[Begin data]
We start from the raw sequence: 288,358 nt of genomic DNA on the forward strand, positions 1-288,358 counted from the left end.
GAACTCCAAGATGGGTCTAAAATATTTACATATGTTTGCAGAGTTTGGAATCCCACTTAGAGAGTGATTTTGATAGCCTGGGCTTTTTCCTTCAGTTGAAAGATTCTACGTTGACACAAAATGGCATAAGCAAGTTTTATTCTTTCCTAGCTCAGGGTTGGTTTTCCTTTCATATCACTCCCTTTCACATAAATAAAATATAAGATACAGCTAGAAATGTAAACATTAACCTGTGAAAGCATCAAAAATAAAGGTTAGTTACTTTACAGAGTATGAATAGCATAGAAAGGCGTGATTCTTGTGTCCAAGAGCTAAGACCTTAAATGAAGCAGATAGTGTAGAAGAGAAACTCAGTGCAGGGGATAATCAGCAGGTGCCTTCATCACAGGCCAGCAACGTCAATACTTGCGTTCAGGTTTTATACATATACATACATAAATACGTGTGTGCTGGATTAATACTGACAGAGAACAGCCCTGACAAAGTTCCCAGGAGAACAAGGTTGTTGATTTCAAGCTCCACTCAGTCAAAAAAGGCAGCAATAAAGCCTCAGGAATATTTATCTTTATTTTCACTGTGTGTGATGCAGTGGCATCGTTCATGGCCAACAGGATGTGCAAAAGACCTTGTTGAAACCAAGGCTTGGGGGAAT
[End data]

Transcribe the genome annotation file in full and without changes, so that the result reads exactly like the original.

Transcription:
We start from the raw sequence: 288,358 nt of genomic DNA on the forward strand, positions 1-288,358 counted from the left end.
GAACTCCAAGATGGGTCTAAAATATTTACATATGTTTGCAGAGTTTGGAATCCCACTTAGAGAGTGATTTTGATAGCCTGGGCTTTTTCCTTCAGTTGAAAGATTCTACGTTGACACAAAATGGCATAAGCAAGTTTTATTCTTTCCTAGCTCAGGGTTGGTTTTCCTTTCATATCACTCCCTTTCACATAAATAAAATATAAGATACAGCTAGAAATGTAAACATTAACCTGTGAAAGCATCAAAAATAAAGGTTAGTTACTTTACAGAGTATGAATAGCATAGAAAGGCGTGATTCTTGTGTCCAAGAGCTAAGACCTTAAATGAAGCAGATAGTGTAGAAGAGAAACTCAGTGCAGGGGATAATCAGCAGGTGCCTTCATCACAGGCCAGCAACGTCAATACTTGCGTTCAGGTTTTATACATATACATACATAAATACGTGTGTGCTGGATTAATACTGACAGAGAACAGCCCTGACAAAGTTCCCAGGAGAACAAGGTTGTTGATTTCAAGCTCCACTCAGTCAAAAAAGGCAGCAATAAAGCCTCAGGAATATTTATCTTTATTTTCACTGTGTGTGATGCAGTGGCATCGTTCATGGCCAACAGGATGTGCAAAAGACCTTGTTGAAACCAAGGCTTGGGGGAAT